Running on Empty–Workout Fever When Recovering from a Sickness

Sometimes, even the best laid plans can go awry.

It’s been a rough few of days, folks.

Sunday was my anniversary, and my wife and I didn’t exactly have spectacular plans, but after church we were going to go out for a nice brunch and head to Disney for the afternoon, weather permitting.

Instead, when I woke up Sunday morning it felt like somebody had taken steel wool to my esophagus, a jack hammer to my head, and passing air between my nostrils and my lungs was a no go.

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Instead of a fun day with my girl I spent a pathetic day on my couch. Happy Anniversary, darling.

Fast forward to today, and I’m still ailing a little bit. I’m pretty sure that it’s a combination of a cold and allergies, and my system is a little overwhelmed. I’ve been feeling progressively better every day, and hopefully tomorrow will be better than today has been.

This “illness”, however, has effected more than just my anniversary plans. It has also impacted my workout schedule for the week, and to a lesser extent, my progression toward my 728 mile running goal for the year.

When you are sick, there is a cellular battle royal going on inside of you. While you are fighting off your illness, your body prioritizes where to invest it’s energy and physical activity doesn’t exactly rate very high on the priority level of your body, even of it does for you. So working out hard when you aren’t healthy yet just drains energy from your body which slows down the process of getting better.

If you are the type of person that gets antsy about missing your workouts for any reason, you will probably be itching to get back to the gym long before you are 100%. Rush back to really tough workouts too fast, however, and there’s a good chance you might end up sick again.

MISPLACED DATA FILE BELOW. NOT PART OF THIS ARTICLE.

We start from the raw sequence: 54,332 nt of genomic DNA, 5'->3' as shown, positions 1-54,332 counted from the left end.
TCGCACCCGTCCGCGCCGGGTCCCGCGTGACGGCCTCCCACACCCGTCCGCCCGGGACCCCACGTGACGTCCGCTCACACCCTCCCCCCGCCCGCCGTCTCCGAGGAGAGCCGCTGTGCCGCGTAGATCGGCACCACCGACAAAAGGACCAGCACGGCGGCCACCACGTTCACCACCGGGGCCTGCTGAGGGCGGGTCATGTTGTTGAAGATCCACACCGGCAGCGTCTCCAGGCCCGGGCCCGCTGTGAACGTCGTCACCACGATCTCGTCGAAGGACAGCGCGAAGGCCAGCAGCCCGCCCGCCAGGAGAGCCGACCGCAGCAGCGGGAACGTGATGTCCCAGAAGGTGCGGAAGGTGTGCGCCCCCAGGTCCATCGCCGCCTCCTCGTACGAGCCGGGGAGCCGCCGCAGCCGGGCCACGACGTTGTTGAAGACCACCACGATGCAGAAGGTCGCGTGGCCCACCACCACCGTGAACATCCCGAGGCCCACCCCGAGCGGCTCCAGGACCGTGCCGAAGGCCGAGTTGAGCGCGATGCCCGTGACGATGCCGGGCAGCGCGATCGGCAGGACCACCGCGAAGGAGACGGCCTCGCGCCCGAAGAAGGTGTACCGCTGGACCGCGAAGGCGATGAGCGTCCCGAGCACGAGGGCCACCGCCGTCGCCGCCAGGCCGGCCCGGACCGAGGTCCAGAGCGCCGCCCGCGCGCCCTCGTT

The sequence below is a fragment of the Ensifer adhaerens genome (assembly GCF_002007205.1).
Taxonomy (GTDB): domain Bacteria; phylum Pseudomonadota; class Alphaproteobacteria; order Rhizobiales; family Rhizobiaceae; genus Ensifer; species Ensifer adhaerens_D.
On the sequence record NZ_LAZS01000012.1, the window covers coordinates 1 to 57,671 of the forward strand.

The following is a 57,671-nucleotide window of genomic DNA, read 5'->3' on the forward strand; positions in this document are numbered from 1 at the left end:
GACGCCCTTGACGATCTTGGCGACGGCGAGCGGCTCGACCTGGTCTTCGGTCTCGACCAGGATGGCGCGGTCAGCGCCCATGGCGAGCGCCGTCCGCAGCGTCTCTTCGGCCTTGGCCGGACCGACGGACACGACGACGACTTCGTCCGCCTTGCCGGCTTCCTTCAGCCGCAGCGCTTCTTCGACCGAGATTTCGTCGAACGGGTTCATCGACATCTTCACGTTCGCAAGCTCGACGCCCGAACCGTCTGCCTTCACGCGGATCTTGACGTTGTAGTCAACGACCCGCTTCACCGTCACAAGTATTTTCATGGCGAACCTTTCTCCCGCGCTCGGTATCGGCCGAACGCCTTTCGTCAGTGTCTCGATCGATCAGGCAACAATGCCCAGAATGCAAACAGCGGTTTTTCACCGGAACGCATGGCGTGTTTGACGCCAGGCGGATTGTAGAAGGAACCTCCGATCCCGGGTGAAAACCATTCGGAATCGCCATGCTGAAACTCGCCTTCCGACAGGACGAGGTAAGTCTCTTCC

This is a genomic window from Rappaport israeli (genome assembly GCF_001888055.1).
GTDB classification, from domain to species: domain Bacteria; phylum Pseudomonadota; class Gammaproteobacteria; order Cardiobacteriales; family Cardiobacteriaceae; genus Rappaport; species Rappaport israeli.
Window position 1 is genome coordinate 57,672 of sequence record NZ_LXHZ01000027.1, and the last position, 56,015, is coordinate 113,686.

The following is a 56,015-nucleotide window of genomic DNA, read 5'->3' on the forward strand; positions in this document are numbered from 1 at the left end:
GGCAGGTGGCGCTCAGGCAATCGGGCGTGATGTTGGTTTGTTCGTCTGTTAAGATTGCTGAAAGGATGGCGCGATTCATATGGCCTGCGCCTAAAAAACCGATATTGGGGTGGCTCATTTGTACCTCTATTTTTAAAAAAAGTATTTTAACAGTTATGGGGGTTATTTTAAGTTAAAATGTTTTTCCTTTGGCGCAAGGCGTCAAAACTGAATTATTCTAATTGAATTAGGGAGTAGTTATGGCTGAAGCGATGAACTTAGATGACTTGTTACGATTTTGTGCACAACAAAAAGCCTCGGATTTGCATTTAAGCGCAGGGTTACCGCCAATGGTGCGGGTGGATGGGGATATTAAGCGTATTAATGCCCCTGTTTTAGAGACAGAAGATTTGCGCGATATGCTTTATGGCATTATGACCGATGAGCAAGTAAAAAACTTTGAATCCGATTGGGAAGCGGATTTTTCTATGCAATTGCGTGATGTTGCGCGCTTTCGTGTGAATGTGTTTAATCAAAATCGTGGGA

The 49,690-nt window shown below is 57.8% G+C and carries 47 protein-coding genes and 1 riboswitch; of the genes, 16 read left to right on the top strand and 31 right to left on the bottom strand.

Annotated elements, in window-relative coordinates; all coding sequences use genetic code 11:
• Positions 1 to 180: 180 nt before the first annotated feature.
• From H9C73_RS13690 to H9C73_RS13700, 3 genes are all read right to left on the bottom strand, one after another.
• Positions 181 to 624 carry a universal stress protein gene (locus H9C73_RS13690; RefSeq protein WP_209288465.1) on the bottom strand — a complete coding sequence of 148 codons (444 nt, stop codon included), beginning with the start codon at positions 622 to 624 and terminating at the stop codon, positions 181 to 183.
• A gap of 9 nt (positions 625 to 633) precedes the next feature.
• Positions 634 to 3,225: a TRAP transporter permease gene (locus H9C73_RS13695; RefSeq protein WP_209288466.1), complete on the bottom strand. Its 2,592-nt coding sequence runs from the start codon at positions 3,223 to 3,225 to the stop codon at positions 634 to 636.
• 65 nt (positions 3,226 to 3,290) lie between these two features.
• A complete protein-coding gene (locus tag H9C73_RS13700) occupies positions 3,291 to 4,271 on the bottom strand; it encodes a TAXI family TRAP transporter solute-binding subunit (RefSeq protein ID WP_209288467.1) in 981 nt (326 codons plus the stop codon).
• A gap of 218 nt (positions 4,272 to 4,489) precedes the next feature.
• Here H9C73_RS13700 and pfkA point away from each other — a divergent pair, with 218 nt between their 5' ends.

Here are a few tips to help you get through those first few workouts, help you finish battling the bug, and back into your groove.

  • Don’t be a He-Man–Even though you may not feel like you’ve done much in the past few days, I bet you’ll be feeling fatigued on your first trip back to the gym or the trails. So on your first couple of workouts, lower your normal intensity a few notches. Slow down your splits, cut down your sets and reps, or use less weight. Just don’t feel like you are coming back from being sick and will be able to bring the same intensity.
  • Don’t Make Up Missed Workouts–If you have scheduled workouts from the days you missed, please don’t try to make up for them by doubling up now that you’re feeling better. For example, you missed yesterday’s pool workout where you were planning a 45 minute swim and today is a yoga only day. There is no reason to do yoga plus the swim. Just enjoy the yoga time and swim your laps on the next pool day.
  • Chill Out About the Schedule–Just because you’re feeling well enough to get back to your workout routine doesn’t mean that it is law. Adjust so that you’re not being a he-man and taxing yourself too much that you wear yourself out and get sick again. Plus, no matter what you’re training for or where in your training plan you are, a few missed workouts due to illness WILL NOT undermine your training. Promise.

If you’re a person who enjoys physical activity, taking time off when you are sick can make you a little stir crazy. The real risk emerges, however, when you are starting to feel better. But by keeping your workouts on those first few days back at a controlled level will get you back up to speed much quicker than coming out of the sick bay like a greyhound.

As for me, my run yesterday was s l o w, but I think it was just what I needed. Psychologically, it helped me to break a sweat again from activity instead of from my fever, and today has been a huge improvement. Today’s run was still a bit slower than normal, but was a marked improvement from yesterday. Tomorrow, I just need to follow my own advice and stay under control again so my body can finish kicking this cold bug for good.

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Photo by JD Hancock via Flickr

What do you do when you are getting back into your workout routine after missing time due to an illness?

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